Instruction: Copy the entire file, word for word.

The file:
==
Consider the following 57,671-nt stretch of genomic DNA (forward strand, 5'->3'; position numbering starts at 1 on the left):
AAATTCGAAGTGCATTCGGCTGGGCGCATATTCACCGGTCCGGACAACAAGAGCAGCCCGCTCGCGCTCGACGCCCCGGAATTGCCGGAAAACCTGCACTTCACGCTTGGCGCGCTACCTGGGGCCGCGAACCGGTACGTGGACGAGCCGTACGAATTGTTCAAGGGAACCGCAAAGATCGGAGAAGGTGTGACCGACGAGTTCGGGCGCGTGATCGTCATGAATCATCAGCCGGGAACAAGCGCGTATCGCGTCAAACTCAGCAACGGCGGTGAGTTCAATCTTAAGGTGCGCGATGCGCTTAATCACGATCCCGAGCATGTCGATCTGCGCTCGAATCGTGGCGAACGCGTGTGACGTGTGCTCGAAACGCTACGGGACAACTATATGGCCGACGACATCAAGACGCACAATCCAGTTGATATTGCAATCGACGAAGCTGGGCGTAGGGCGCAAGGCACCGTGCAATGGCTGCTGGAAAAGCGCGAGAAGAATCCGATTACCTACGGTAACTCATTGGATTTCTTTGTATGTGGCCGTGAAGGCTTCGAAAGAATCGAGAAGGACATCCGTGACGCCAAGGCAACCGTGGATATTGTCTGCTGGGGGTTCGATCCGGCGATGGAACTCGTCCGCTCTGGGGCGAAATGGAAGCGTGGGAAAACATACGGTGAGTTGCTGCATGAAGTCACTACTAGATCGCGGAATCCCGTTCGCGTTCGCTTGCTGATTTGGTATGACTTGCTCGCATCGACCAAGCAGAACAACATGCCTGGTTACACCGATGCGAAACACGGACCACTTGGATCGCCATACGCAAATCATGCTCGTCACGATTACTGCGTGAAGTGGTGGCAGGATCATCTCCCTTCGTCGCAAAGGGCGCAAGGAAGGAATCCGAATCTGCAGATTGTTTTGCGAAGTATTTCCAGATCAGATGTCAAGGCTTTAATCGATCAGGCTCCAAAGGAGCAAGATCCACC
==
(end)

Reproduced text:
Consider the following 57,671-nt stretch of genomic DNA (forward strand, 5'->3'; position numbering starts at 1 on the left):
AAATTCGAAGTGCATTCGGCTGGGCGCATATTCACCGGTCCGGACAACAAGAGCAGCCCGCTCGCGCTCGACGCCCCGGAATTGCCGGAAAACCTGCACTTCACGCTTGGCGCGCTACCTGGGGCCGCGAACCGGTACGTGGACGAGCCGTACGAATTGTTCAAGGGAACCGCAAAGATCGGAGAAGGTGTGACCGACGAGTTCGGGCGCGTGATCGTCATGAATCATCAGCCGGGAACAAGCGCGTATCGCGTCAAACTCAGCAACGGCGGTGAGTTCAATCTTAAGGTGCGCGATGCGCTTAATCACGATCCCGAGCATGTCGATCTGCGCTCGAATCGTGGCGAACGCGTGTGACGTGTGCTCGAAACGCTACGGGACAACTATATGGCCGACGACATCAAGACGCACAATCCAGTTGATATTGCAATCGACGAAGCTGGGCGTAGGGCGCAAGGCACCGTGCAATGGCTGCTGGAAAAGCGCGAGAAGAATCCGATTACCTACGGTAACTCATTGGATTTCTTTGTATGTGGCCGTGAAGGCTTCGAAAGAATCGAGAAGGACATCCGTGACGCCAAGGCAACCGTGGATATTGTCTGCTGGGGGTTCGATCCGGCGATGGAACTCGTCCGCTCTGGGGCGAAATGGAAGCGTGGGAAAACATACGGTGAGTTGCTGCATGAAGTCACTACTAGATCGCGGAATCCCGTTCGCGTTCGCTTGCTGATTTGGTATGACTTGCTCGCATCGACCAAGCAGAACAACATGCCTGGTTACACCGATGCGAAACACGGACCACTTGGATCGCCATACGCAAATCATGCTCGTCACGATTACTGCGTGAAGTGGTGGCAGGATCATCTCCCTTCGTCGCAAAGGGCGCAAGGAAGGAATCCGAATCTGCAGATTGTTTTGCGAAGTATTTCCAGATCAGATGTCAAGGCTTTAATCGATCAGGCTCCAAAGGAGCAAGATCCACC